It also says the CRTC found that the competitive landscape would not be unduly affected and that the transaction would be in the public interest.
Among the CRTC’s conditions are a requirement forcing Rogers to contribute $27.2 million to various initiatives and funds, which is five times what the company had originally proposed.
And this …
Métis leaders and residential school survivors say a trip to the Vatican to meet the Pope is as complicated as the history between their communities and the Roman Catholic Church itself.
“We’ve always had faith,” Angelina Crerar, 85, said in Edmonton in December.
“We’ve never ever given up and we never ever will.”
The residential school survivor became emotional explaining how her faith continues to give her strength. It also pushed her to join the Indigenous group heading to the Vatican.
Métis, First Nation and Inuit delegates are flying to Rome this weekend ahead of meetings with Pope Francis next week.
Crerar struggled to find words to express how she feels both empowered and torn. During a news conference announcing delegates from Alberta, she explained the church played a role in tearing apart her family and damaging her community.
When Crerar was in a residential school, she knew what was happening wasn’t right. She wanted to tell the person in charge — the one at the top. Now, almost 80 years later, she finally can.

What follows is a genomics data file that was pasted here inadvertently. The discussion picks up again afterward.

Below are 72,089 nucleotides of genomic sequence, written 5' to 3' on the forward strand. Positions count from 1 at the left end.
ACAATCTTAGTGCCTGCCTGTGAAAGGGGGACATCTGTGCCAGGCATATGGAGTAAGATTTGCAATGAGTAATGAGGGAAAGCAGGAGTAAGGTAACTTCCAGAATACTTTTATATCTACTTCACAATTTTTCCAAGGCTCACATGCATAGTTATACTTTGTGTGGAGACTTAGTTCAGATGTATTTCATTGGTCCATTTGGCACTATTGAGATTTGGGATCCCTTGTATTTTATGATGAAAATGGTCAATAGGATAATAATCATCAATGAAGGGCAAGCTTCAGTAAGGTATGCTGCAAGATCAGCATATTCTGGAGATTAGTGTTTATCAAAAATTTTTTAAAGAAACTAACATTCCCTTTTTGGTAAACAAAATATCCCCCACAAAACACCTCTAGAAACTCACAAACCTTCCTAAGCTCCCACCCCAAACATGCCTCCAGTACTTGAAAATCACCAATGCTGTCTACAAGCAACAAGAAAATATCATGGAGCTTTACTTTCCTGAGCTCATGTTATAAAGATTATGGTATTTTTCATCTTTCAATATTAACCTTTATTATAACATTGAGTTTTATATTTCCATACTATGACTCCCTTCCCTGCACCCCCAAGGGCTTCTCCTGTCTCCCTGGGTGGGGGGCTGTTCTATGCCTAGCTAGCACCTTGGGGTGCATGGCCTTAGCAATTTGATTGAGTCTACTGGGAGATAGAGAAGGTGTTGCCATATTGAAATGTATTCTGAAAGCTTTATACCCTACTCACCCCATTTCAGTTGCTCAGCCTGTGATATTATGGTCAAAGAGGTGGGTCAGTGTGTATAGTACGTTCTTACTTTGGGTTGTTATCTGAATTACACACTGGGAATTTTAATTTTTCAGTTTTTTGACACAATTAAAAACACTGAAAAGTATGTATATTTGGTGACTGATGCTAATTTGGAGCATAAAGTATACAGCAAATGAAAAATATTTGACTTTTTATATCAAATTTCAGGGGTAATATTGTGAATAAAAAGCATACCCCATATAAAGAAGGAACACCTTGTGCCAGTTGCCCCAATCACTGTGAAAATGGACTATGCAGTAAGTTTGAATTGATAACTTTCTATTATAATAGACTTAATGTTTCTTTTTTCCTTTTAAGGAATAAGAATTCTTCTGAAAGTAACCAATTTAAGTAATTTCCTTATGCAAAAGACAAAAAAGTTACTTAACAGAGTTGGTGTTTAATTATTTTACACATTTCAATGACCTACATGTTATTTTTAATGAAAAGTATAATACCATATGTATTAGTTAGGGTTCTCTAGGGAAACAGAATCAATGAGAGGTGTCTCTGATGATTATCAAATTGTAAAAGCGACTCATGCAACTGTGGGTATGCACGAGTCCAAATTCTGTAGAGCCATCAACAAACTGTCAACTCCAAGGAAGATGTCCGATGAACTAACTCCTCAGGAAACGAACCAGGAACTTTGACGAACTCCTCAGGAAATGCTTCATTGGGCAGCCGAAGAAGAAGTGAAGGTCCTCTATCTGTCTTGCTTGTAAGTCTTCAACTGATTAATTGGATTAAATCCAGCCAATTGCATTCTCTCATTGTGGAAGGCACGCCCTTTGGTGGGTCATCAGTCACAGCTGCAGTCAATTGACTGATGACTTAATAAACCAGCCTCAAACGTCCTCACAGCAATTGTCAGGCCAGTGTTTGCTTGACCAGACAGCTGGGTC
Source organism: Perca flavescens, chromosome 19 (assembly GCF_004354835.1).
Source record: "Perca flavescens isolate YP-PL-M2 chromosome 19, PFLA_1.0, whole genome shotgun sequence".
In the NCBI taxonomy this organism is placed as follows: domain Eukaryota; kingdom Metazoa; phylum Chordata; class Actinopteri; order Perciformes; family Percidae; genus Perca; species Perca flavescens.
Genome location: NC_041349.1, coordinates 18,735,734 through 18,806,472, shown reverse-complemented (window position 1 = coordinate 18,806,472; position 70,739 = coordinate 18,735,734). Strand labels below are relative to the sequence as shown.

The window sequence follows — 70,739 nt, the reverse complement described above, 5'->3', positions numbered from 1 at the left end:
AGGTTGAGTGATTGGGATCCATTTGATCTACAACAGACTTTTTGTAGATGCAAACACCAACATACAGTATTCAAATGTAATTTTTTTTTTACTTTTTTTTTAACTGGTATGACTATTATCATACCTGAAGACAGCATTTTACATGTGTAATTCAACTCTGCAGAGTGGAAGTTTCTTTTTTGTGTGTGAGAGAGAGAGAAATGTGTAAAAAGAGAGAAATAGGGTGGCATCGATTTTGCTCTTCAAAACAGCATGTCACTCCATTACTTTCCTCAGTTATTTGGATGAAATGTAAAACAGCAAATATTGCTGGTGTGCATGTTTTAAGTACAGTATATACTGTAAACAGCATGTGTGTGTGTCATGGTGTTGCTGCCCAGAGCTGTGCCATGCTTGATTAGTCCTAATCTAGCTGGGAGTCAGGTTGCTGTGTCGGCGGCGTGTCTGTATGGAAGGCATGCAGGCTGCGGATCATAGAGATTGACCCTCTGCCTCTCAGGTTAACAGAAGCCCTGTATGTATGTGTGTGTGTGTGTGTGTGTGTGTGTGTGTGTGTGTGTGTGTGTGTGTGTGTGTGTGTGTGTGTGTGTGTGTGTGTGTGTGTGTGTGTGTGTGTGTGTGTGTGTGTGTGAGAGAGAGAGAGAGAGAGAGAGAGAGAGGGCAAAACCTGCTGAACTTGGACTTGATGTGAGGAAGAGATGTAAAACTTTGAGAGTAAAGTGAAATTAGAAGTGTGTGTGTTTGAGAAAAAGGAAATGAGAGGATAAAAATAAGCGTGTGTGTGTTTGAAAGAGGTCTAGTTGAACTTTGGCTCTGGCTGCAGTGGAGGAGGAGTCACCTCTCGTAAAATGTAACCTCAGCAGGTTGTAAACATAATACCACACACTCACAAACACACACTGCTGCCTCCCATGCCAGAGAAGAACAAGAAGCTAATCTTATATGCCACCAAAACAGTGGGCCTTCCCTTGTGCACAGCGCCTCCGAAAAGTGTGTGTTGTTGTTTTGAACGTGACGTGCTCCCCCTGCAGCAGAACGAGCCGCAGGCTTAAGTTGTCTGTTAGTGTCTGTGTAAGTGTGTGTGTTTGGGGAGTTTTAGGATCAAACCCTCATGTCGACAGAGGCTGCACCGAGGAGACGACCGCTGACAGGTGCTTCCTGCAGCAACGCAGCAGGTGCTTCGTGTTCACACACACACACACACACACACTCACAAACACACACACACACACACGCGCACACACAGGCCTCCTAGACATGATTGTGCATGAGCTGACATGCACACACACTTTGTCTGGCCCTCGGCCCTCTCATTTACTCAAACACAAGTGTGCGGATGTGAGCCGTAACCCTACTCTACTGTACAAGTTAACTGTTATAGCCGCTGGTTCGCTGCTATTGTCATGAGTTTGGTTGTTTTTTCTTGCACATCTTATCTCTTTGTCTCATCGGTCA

What we are watching in the U.S. …
WASHINGTON — Empathy is not a quality many Republican senators want to see in the next Supreme Courtjustice.
Traditionally considered an admirable attribute, the ability to empathize with another’s plight has become a touchstone for GOP opposition to Judge Ketanji Brown Jackson.
The first Black woman nominated to become a justice, Jackson brings a lifetime of experience never seen before on the high court, which has been filled almost exclusively by white men for most of its 233-year history.
Democrats praise President Joe Biden’s choice of the Harvard-educated lawyer and appellate court judge as long overdue, making the judicial branch begin to look more like America.
Perhaps nothing more dramatically captured Jackson’s landmark moment than the image of the 51-year-old Black judge, tears streaming down her cheek, as the only Black member of the Senate Judiciary Committee spoke of the “joy” her nomination brings to him and so many others.
But on the other side of the Senate, Republicans lining up to oppose the historic nomination are warning that Jackson carries too much empathy to the job.
Jackson, Republicans have argued, shows compassion for criminal defendants she represented as a lawyer, and they have questioned whether that compassion extends to victims.
What we are watching in the rest of the world …